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Blood pressure variability in PRoFESS and development of incident stroke

Blood pressure variability in PRoFESS and development of incident stroke

Adam de Havenon

University of Utah, Department of Neurology

American Heart Association, Scientist Development Grant


11 July 2018

Increased blood pressure variability, independent of mean blood pressure, is harmful in the acute period after ischemic and hemorrhagic stroke. Likewise, increased outpatient “visit-to-visit variability" of blood pressure (VVV) has been linked with a higher risk of stroke, coronary artery disease, diabetes mellitus, and chronic kidney disease. The etiology of increased VVV is not fully understood, but recent data has shown that it is not due to medication non-adherence. Ischemic stroke remains one of the leading causes of death and disability in the United States, despite advances in primary and secondary stroke prevention. Over 700,000 Americans a year suffer stroke, with more than 8 million American stroke survivors. A secondary analysis of the Antihypertensive and Lipid-Lowering Treatment to Prevent Heart Attack Trial (ALLHAT) trial showed increased VVV predisposed to the development of incident stroke in that cohort. We believe that VVV is a viable treatment target and seek to demonstrate the association between increased VVV and incident stroke events in the Prevention Regimen for Effectively Avoiding Second Strokes (PRoFESS) trial. PRoFESS is a unique cohort to study this association. Unlike ALLHAT, patients enrolled in PRoFESS had recent noncardioembolic ischemic stroke and, as a result, a much higher rate of ischemic stroke during the study. This will allow us to explore the relationship between increased VVV and incident stroke in a more robust manner. The results may help improve secondary stroke prevention for patients with recent noncardioembolic ischemic stroke, who comprise >50% of the annual strokes in the United States. The aim of our study is to determine if the effect of increased blood pressure VVV is linked to the development of stroke in patients enrolled in the PRoFESS trial. To answer this question, we will analyze the PRoFESS data to compare the amount of VVV in patients with or without stroke. This is called a retrospective study, which is not the preferred method to answer this question, but the data in the PRofESS trial is of such high quality that it is an acceptable tradeoff. We will publish our findings in a major academic journal and also have the public relations department at the University of Utah release a press briefing when it is published.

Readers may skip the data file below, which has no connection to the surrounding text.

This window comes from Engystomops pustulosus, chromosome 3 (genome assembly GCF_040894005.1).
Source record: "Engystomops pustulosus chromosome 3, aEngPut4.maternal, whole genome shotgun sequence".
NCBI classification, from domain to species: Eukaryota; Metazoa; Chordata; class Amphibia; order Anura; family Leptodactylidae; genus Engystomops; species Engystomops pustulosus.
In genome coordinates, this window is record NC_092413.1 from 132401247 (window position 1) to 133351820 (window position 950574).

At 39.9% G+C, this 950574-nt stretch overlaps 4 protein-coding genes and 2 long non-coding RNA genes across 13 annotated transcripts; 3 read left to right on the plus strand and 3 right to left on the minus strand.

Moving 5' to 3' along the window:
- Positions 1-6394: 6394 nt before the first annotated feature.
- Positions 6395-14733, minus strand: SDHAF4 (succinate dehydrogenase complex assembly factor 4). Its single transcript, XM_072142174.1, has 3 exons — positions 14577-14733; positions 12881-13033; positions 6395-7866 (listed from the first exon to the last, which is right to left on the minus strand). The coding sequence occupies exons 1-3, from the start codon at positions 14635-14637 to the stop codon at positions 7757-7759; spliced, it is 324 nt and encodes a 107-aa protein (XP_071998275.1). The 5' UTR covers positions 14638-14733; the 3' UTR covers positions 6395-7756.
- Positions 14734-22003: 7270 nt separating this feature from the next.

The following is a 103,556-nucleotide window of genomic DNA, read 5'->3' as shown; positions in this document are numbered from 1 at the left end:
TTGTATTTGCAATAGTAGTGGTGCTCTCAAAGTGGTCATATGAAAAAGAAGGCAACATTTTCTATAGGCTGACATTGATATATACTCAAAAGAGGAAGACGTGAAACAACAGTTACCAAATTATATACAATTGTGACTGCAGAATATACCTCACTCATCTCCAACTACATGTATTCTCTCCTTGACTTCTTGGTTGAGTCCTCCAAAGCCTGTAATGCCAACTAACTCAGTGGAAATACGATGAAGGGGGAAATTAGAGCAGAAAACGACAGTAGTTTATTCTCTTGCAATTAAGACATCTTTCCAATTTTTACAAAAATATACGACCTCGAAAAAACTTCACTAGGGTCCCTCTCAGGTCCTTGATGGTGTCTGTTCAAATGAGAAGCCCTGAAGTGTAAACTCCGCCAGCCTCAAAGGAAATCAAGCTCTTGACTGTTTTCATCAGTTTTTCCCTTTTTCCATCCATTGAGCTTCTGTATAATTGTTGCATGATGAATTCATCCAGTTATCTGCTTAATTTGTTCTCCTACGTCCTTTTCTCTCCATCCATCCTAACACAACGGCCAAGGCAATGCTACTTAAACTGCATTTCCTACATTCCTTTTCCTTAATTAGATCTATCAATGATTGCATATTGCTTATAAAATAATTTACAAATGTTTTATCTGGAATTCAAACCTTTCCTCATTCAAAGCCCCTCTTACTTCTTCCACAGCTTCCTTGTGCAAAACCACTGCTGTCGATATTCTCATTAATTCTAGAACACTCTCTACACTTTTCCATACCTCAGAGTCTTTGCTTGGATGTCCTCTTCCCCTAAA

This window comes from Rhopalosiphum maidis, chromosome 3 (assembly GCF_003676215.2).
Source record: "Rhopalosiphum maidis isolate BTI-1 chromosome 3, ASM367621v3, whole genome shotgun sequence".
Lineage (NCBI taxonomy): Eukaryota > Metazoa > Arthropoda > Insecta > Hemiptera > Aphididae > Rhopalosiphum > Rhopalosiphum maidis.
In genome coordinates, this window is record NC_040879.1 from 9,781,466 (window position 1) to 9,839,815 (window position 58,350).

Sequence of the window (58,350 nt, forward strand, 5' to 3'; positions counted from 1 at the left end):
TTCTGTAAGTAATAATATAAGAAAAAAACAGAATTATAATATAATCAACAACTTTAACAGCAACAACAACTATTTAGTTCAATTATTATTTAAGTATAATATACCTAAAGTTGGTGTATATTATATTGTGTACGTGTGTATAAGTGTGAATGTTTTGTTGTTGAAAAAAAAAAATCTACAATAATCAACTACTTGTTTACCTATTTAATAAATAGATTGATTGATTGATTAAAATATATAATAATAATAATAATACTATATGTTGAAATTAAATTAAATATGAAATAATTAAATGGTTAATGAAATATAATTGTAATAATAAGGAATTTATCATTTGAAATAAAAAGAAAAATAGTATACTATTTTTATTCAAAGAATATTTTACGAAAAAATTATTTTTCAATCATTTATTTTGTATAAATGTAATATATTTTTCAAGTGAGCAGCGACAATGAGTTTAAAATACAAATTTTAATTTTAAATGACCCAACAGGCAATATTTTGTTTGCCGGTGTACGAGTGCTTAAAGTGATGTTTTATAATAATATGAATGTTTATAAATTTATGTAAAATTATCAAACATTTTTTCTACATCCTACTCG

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Statistical Analysis Plan

The publication citation will be added after the research is published.